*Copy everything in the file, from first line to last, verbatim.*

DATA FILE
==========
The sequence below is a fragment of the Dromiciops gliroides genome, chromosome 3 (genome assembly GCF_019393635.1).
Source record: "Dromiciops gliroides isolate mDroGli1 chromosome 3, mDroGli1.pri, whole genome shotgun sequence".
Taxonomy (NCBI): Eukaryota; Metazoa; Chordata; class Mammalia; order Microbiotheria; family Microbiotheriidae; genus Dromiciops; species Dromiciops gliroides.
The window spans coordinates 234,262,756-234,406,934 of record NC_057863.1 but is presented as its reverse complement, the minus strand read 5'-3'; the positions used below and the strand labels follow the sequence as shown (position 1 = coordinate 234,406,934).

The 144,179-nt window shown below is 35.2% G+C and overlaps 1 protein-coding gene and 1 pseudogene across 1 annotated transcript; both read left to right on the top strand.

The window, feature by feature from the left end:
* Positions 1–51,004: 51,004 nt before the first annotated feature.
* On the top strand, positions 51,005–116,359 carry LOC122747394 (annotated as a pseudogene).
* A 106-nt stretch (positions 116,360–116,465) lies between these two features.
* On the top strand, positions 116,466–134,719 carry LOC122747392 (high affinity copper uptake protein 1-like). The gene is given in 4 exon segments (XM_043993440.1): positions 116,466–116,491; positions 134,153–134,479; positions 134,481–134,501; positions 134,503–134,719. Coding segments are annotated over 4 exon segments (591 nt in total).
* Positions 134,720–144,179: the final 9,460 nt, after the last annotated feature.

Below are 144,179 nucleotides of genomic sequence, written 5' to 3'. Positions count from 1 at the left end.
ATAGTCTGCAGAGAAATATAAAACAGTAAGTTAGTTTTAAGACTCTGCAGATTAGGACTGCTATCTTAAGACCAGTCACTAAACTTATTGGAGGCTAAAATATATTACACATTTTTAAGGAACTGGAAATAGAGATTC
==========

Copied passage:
The sequence below is a fragment of the Dromiciops gliroides genome, chromosome 3 (genome assembly GCF_019393635.1).
Source record: "Dromiciops gliroides isolate mDroGli1 chromosome 3, mDroGli1.pri, whole genome shotgun sequence".
Taxonomy (NCBI): Eukaryota; Metazoa; Chordata; class Mammalia; order Microbiotheria; family Microbiotheriidae; genus Dromiciops; species Dromiciops gliroides.
The window spans coordinates 234,262,756-234,406,934 of record NC_057863.1 but is presented as its reverse complement, the minus strand read 5'-3'; the positions used below and the strand labels follow the sequence as shown (position 1 = coordinate 234,406,934).

The 144,179-nt window shown below is 35.2% G+C and overlaps 1 protein-coding gene and 1 pseudogene across 1 annotated transcript; both read left to right on the top strand.

The window, feature by feature from the left end:
* Positions 1–51,004: 51,004 nt before the first annotated feature.
* On the top strand, positions 51,005–116,359 carry LOC122747394 (annotated as a pseudogene).
* A 106-nt stretch (positions 116,360–116,465) lies between these two features.
* On the top strand, positions 116,466–134,719 carry LOC122747392 (high affinity copper uptake protein 1-like). The gene is given in 4 exon segments (XM_043993440.1): positions 116,466–116,491; positions 134,153–134,479; positions 134,481–134,501; positions 134,503–134,719. Coding segments are annotated over 4 exon segments (591 nt in total).
* Positions 134,720–144,179: the final 9,460 nt, after the last annotated feature.

Below are 144,179 nucleotides of genomic sequence, written 5' to 3'. Positions count from 1 at the left end.
ATAGTCTGCAGAGAAATATAAAACAGTAAGTTAGTTTTAAGACTCTGCAGATTAGGACTGCTATCTTAAGACCAGTCACTAAACTTATTGGAGGCTAAAATATATTACACATTTTTAAGGAACTGGAAATAGAGATTC